Nepali Times
Strictly Business
Humla's no Siberia


It was as a schoolboy in Kathmandu in the '80s that I first came to know about Humla-Jumla. The names of the two districts were always bundled together, as if they were geographical Siamese twins. And the very name, Humla-Jumla, evoked such images of remoteness and difficulty that they could well have been tracts of arid land somewhere on the moon.

Our maths teacher used to joke that we should pay attention if we wanted to build bridges in Humla-Jumla someday. What Siberia was to the USSR, Humla-Jumla was to Nepal. Thirty years later, visiting Humla, it seemed things were a little different from what I had imagined, but not all that much.

Politics: Humla's politics are the same as in most places in Nepal. Humlis say that they elect their representatives, who then take up residences in Kathmandu where, engrossed in the details of party politics, they hardly find the time to either visit Humla or raise Humli concerns in parliament.

Old Humlis complain that the nature of local politics has changed too. Young, politically active Humlis are more eager to trade blows on behalf of their political parties than for Humla's development. The result is that the old fear the young, and stay away from matters of local governance, and the young have splintered themselves into party-political factions Ė which makes getting anything done locally a maddeningly byzantine all-party appeasing task.

NGOs: NGOs get knee-jerk bad press in the Kathmandu media, in part because it fits in with the smugly unexamined narrative that 'NGOs are bad'. But the media never points out that in places like Humla, both an elected local government and the private sector are absent. Either the locals fend for themselves as they have done for hundreds of years or they seek help. NGOs are there to help.

Indeed, in village after village, NGOs have helped construct taps, toilets, schools and trekking trails, transport food grains for distribution, vaccinate people against diseases, and share knowhow related to selling apples and herbs. It's hard to justify the unrelenting criticism of NGOs when they are often the only bodies that appear actively concerned about Humla's development.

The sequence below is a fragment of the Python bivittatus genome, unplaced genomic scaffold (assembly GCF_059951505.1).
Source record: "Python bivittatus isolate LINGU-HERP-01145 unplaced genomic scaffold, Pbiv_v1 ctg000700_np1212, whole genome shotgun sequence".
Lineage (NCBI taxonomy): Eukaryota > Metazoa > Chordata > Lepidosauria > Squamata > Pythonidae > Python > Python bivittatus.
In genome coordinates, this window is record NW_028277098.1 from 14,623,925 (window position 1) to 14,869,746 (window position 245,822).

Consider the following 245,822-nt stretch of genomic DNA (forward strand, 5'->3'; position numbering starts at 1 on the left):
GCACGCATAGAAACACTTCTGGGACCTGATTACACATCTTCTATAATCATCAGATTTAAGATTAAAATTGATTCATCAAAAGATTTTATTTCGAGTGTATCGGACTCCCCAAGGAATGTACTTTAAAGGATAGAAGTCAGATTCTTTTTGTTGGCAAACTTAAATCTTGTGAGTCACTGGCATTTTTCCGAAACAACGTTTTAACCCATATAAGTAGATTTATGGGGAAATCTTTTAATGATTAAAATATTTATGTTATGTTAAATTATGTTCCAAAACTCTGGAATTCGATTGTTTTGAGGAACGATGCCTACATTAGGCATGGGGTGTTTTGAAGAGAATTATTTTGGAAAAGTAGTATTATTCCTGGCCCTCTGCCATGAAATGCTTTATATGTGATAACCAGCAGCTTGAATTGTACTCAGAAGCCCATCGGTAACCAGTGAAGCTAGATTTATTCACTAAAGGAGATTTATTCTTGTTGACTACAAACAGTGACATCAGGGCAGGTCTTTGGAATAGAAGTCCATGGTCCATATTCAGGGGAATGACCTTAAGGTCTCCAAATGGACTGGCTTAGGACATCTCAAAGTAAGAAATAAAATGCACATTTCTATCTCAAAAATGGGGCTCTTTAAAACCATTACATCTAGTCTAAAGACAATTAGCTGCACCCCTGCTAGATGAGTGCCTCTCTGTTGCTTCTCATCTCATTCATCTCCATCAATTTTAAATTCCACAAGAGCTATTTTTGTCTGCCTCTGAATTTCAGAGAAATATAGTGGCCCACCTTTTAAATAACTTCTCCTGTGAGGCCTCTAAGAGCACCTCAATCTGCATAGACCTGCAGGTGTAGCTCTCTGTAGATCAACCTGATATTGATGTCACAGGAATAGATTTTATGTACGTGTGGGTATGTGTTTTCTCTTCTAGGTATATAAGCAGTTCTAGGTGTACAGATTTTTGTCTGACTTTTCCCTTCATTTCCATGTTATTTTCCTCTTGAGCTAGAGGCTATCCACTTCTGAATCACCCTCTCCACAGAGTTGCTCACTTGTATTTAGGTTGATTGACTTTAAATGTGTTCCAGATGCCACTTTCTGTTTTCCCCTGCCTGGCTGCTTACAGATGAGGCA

Infrastructure: Humlis complain that they have not been able to use the mighty Karnali River, which just flows into and out of Humla. Because of Humla's harsh geography, this resource has not been utilised at scale for irrigation, drinking water, or hydropower. During the 10-year Maoist insurgency, many suspension bridges were destroyed, rendering trade, transport and travel all the more difficult. A slow rebuilding of bridges is now underway.

These days, just as Nepalis living in the Tarai border towns look at the wide roads being laid down in Nitish Kumar's Bihar and ask why we can't do the same, Humlis look at Chinese infrastructure on the other side of the border and wonder what's stopping the development of infrastructure in Humla and other high-altitude regions. Clearly, it's possible.

In many ways, Humla is hardly the moonscape I had visualised as a child. It's similar to most other places in Nepal: full of hard-working people who want to lead better lives as far as health, income and education are concerned, full of promise and potential for further growth in trade and tourism opportunities. Humlis may be hobbled by dysfunctional local politics and ignored by political representatives and national parties. Yet the district is inching forward, through NGO-assisted local efforts.

Back to work, EDITORIAL
Election hangover, DAMAKANT JAYSHI
Billing Boards, RUBEENA MAHATO
Growing wellness, PAAVAN MATHEMA

1. Salil